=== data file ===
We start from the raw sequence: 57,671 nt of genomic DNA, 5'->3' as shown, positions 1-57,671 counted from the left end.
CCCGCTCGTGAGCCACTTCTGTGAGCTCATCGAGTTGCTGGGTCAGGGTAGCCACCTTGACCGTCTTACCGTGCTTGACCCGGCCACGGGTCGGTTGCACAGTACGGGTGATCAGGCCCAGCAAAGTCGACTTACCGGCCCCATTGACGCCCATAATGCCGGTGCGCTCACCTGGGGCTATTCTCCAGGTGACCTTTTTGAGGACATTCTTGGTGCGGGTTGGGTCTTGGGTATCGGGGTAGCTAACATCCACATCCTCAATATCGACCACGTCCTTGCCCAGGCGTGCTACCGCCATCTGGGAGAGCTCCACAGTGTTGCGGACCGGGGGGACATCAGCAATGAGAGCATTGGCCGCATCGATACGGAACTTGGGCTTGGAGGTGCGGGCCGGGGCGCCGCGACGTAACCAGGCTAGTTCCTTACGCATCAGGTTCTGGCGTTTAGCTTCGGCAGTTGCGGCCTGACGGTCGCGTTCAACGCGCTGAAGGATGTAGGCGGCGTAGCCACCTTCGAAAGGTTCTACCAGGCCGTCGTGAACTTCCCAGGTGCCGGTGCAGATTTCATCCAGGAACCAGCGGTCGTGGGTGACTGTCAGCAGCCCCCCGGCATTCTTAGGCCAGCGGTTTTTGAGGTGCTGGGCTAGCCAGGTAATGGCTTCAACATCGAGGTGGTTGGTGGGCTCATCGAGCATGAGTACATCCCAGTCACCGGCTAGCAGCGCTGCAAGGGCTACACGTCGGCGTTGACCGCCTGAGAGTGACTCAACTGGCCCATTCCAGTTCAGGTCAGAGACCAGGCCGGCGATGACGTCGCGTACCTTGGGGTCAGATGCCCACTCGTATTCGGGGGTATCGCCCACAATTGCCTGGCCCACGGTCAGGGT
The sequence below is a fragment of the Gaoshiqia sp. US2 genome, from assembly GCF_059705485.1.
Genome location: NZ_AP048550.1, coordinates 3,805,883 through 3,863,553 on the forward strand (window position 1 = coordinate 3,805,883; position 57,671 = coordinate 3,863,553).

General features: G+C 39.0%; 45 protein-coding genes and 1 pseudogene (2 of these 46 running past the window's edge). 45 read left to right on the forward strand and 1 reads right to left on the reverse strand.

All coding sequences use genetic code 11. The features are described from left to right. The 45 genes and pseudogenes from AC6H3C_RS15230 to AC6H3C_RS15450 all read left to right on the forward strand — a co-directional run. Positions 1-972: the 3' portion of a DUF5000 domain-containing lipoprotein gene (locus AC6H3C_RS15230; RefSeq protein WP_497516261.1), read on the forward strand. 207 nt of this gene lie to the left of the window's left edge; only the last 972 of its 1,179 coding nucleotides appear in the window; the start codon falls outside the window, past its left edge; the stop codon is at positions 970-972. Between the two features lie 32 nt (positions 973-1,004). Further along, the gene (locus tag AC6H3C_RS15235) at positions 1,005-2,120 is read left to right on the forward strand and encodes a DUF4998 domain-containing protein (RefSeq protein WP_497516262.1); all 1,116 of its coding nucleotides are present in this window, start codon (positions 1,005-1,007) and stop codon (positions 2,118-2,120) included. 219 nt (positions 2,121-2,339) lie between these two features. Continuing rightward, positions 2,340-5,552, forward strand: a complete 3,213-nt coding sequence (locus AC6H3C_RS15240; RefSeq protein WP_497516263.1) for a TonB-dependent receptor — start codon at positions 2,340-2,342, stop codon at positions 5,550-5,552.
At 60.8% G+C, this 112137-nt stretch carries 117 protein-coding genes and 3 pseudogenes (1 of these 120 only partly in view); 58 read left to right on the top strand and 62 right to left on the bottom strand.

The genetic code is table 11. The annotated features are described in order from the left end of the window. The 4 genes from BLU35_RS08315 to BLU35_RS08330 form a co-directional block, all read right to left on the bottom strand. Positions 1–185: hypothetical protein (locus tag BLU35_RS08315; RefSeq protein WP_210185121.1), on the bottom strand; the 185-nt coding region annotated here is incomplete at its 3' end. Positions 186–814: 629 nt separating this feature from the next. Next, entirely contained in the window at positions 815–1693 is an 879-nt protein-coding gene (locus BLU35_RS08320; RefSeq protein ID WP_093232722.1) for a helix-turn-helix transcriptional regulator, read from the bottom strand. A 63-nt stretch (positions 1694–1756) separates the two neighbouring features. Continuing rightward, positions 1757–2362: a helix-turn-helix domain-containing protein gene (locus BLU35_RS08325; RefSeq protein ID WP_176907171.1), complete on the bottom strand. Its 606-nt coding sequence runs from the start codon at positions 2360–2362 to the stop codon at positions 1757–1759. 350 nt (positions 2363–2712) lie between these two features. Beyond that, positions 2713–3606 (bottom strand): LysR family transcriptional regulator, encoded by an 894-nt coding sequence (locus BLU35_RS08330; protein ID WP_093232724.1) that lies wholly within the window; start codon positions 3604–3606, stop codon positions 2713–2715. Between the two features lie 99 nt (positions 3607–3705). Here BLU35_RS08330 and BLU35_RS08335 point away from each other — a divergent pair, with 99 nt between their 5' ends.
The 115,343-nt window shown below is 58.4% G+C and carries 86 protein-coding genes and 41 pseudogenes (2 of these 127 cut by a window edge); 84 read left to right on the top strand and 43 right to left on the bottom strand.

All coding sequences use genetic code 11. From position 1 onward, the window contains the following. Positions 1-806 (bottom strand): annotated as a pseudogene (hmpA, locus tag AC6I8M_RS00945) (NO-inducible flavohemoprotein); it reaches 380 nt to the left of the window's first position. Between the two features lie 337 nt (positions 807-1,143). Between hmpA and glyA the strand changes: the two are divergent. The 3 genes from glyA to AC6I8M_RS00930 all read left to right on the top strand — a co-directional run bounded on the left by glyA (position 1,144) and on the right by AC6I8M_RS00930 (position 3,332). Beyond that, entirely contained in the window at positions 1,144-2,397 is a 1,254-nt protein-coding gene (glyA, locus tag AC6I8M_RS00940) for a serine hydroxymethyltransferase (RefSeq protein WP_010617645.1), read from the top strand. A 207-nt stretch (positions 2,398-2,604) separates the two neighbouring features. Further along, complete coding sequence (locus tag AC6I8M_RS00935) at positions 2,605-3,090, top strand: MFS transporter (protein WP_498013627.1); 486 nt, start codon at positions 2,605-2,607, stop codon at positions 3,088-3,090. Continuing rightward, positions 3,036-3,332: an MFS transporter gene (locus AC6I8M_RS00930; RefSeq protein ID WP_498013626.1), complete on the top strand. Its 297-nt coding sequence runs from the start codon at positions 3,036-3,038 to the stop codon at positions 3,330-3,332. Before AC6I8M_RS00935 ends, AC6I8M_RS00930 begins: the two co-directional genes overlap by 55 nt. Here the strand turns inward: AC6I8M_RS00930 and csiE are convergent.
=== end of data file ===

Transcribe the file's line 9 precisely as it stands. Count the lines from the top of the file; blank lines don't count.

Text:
The 115,343-nt window shown below is 58.4% G+C and carries 86 protein-coding genes and 41 pseudogenes (2 of these 127 cut by a window edge); 84 read left to right on the top strand and 43 right to left on the bottom strand.